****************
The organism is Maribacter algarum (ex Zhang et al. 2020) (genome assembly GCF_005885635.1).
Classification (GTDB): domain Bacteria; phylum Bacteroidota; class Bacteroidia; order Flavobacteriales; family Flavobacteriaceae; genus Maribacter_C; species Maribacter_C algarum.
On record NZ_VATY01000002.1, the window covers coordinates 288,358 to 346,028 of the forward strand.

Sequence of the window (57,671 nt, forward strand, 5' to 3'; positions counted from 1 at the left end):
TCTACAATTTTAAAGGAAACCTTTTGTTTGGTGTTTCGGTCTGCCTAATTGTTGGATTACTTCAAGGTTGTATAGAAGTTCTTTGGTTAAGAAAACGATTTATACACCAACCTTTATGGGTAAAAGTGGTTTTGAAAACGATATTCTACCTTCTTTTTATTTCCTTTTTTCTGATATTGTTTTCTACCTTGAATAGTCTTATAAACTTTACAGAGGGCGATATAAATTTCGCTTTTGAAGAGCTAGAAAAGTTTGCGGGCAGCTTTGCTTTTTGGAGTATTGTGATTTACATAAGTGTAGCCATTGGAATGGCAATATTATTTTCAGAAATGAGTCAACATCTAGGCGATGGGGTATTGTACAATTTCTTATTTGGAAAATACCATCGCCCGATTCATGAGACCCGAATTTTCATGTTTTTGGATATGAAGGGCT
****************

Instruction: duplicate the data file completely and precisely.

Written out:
The organism is Maribacter algarum (ex Zhang et al. 2020) (genome assembly GCF_005885635.1).
Classification (GTDB): domain Bacteria; phylum Bacteroidota; class Bacteroidia; order Flavobacteriales; family Flavobacteriaceae; genus Maribacter_C; species Maribacter_C algarum.
On record NZ_VATY01000002.1, the window covers coordinates 288,358 to 346,028 of the forward strand.

Sequence of the window (57,671 nt, forward strand, 5' to 3'; positions counted from 1 at the left end):
TCTACAATTTTAAAGGAAACCTTTTGTTTGGTGTTTCGGTCTGCCTAATTGTTGGATTACTTCAAGGTTGTATAGAAGTTCTTTGGTTAAGAAAACGATTTATACACCAACCTTTATGGGTAAAAGTGGTTTTGAAAACGATATTCTACCTTCTTTTTATTTCCTTTTTTCTGATATTGTTTTCTACCTTGAATAGTCTTATAAACTTTACAGAGGGCGATATAAATTTCGCTTTTGAAGAGCTAGAAAAGTTTGCGGGCAGCTTTGCTTTTTGGAGTATTGTGATTTACATAAGTGTAGCCATTGGAATGGCAATATTATTTTCAGAAATGAGTCAACATCTAGGCGATGGGGTATTGTACAATTTCTTATTTGGAAAATACCATCGCCCGATTCATGAGACCCGAATTTTCATGTTTTTGGATATGAAGGGCT